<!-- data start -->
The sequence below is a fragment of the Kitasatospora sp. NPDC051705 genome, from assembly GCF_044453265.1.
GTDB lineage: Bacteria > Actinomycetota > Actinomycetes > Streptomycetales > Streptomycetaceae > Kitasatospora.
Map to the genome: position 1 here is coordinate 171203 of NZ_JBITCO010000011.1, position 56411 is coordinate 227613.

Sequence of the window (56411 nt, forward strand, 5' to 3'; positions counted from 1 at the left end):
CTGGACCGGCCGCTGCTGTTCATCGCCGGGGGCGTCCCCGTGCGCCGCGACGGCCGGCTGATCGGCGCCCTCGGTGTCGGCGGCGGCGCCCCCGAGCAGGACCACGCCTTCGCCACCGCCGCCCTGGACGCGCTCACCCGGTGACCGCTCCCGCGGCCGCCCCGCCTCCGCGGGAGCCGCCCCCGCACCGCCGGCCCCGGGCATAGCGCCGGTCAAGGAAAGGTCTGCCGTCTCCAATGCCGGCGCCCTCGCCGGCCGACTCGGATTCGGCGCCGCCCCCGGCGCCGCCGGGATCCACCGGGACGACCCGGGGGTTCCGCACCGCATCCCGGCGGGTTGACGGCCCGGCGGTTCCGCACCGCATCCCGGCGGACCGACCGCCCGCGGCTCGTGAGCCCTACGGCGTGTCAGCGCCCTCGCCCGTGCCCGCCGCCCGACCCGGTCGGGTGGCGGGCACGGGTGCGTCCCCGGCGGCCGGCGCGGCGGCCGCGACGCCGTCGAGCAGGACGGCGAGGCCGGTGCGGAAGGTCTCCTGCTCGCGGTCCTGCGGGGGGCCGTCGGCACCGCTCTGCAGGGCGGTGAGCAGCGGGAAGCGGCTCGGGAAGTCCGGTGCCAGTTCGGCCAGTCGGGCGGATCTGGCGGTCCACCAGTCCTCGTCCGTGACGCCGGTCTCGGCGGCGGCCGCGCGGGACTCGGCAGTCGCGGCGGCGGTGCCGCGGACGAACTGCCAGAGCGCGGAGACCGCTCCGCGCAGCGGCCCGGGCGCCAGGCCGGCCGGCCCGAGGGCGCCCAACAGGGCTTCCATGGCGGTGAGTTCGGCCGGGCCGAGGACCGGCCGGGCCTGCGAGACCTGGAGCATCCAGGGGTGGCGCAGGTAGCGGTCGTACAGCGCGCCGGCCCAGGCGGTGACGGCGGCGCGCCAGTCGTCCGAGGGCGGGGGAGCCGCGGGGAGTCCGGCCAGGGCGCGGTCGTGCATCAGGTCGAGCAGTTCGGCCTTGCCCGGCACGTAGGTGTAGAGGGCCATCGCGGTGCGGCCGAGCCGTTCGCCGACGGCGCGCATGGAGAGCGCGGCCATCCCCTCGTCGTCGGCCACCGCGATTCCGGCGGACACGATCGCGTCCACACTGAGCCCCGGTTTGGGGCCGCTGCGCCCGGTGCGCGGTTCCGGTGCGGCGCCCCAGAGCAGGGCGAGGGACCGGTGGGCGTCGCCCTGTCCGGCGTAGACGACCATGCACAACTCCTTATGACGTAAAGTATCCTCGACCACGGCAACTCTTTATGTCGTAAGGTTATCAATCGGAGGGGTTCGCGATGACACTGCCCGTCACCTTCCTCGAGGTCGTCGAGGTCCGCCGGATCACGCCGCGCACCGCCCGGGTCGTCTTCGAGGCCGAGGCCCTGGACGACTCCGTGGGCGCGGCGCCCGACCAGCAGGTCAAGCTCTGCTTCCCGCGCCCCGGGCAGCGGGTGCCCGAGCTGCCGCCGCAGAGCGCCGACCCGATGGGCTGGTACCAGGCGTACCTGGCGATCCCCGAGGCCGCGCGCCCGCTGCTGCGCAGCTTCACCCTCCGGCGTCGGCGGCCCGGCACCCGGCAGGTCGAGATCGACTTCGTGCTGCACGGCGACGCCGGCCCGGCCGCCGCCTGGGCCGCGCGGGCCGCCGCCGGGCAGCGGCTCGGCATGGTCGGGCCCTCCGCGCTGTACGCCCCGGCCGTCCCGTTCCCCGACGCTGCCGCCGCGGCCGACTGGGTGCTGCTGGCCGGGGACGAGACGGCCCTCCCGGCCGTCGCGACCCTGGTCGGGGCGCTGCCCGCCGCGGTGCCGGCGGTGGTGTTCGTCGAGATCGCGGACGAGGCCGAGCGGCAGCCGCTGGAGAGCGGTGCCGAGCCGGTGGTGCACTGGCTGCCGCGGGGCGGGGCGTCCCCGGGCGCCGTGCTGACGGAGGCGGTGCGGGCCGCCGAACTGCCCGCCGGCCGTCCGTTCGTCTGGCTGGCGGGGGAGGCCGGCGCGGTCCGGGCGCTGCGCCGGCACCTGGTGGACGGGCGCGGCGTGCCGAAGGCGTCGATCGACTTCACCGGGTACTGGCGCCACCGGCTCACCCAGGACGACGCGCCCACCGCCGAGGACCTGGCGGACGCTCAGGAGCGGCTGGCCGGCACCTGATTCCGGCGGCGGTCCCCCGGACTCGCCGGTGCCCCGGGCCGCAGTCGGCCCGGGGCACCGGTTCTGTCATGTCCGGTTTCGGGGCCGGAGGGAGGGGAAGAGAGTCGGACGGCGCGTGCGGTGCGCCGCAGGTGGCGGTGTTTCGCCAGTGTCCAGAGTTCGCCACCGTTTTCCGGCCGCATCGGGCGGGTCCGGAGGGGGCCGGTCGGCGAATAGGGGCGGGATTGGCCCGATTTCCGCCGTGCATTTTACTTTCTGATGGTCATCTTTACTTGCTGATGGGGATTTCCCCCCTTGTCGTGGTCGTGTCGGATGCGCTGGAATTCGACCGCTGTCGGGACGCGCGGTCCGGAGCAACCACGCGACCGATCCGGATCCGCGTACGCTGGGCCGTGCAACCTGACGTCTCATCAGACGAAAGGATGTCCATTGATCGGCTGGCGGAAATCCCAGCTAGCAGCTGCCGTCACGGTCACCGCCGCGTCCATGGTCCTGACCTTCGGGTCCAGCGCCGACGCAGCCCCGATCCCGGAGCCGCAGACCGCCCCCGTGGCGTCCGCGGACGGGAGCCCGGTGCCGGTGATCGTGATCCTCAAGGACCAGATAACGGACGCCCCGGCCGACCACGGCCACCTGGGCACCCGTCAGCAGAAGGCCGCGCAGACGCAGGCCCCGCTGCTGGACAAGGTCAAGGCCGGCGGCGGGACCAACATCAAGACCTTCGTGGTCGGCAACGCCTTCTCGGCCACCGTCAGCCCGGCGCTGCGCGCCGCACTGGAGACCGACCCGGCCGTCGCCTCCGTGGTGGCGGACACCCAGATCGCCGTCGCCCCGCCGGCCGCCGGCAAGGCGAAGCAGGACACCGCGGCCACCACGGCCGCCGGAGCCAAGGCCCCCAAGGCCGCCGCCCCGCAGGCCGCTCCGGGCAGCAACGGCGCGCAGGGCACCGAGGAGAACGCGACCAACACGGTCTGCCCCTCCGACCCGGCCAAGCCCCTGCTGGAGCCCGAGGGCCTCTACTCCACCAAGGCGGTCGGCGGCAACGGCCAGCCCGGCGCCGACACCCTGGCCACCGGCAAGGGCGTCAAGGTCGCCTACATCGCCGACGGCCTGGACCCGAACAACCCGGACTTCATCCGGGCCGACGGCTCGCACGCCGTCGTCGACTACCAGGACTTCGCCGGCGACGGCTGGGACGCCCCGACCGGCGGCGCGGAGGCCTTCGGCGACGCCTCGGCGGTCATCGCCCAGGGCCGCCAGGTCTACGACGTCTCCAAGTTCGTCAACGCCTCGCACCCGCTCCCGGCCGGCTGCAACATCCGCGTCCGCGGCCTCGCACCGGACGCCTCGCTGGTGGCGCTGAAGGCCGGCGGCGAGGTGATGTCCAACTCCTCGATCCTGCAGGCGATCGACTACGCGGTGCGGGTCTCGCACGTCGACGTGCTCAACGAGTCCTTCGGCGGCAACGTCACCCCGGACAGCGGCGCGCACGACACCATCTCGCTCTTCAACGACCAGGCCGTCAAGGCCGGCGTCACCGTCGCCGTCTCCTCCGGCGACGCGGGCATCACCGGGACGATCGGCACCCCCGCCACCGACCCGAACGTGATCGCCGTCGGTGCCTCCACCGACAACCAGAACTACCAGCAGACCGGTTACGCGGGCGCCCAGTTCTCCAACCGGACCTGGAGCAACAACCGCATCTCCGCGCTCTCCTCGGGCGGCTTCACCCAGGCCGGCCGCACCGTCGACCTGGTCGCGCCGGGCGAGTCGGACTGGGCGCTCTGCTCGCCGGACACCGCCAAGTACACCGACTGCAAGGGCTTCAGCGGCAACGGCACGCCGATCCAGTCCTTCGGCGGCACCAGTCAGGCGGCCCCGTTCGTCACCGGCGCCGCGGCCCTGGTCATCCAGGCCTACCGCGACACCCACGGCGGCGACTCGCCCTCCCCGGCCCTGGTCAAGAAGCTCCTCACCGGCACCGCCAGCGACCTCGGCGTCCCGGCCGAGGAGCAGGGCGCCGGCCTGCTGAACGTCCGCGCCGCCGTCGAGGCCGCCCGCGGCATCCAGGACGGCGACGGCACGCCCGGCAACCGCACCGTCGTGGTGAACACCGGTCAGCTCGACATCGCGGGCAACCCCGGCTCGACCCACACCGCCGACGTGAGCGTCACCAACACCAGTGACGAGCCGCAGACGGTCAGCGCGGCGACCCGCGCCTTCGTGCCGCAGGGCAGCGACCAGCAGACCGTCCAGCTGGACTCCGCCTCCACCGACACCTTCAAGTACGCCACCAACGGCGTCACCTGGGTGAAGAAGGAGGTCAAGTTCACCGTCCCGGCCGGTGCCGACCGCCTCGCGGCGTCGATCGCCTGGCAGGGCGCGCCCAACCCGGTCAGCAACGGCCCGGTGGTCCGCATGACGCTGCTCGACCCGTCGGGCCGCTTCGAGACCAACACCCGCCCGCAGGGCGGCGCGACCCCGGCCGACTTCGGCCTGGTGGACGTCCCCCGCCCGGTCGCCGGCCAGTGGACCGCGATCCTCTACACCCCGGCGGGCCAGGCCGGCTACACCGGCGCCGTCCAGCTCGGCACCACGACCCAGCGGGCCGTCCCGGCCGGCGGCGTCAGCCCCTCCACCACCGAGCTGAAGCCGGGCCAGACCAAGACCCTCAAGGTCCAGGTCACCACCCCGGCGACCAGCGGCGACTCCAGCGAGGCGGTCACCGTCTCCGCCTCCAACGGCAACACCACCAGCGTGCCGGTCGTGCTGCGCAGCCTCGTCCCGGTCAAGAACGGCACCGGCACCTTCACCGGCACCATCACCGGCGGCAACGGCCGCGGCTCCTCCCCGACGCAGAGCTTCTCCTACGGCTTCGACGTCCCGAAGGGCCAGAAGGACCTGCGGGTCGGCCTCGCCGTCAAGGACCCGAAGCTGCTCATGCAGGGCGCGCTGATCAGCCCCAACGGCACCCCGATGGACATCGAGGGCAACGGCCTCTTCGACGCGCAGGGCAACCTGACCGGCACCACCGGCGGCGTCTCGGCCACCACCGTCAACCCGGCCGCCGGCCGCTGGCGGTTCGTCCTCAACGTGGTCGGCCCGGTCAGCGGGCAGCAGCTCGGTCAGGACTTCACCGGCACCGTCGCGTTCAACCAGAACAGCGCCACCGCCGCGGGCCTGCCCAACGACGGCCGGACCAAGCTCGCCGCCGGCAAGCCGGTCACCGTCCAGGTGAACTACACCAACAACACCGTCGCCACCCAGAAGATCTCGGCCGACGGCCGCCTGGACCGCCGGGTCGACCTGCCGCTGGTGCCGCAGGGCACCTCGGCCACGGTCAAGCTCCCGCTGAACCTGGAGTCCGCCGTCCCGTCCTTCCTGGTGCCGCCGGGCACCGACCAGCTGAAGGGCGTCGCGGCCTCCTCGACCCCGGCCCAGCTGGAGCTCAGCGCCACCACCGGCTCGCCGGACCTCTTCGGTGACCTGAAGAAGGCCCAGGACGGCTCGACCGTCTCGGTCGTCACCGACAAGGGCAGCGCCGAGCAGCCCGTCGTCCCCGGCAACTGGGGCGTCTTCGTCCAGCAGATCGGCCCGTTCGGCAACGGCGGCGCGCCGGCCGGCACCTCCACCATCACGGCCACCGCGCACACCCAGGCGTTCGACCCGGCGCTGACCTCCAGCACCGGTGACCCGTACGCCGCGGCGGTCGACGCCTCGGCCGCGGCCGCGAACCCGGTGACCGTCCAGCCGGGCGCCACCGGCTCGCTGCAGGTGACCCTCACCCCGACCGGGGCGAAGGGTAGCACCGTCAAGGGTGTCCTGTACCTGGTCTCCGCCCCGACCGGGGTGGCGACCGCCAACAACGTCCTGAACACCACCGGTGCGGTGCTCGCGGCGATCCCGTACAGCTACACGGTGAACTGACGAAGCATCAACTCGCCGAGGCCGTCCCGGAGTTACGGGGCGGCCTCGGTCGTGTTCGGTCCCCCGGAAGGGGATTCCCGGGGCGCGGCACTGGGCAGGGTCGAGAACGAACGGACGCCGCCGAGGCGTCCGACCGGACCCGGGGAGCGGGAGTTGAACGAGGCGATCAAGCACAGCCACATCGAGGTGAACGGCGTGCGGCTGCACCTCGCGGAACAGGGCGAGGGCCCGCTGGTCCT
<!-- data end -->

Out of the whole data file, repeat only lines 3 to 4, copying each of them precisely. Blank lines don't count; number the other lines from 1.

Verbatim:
Map to the genome: position 1 here is coordinate 171203 of NZ_JBITCO010000011.1, position 56411 is coordinate 227613.

Sequence of the window (56411 nt, forward strand, 5' to 3'; positions counted from 1 at the left end):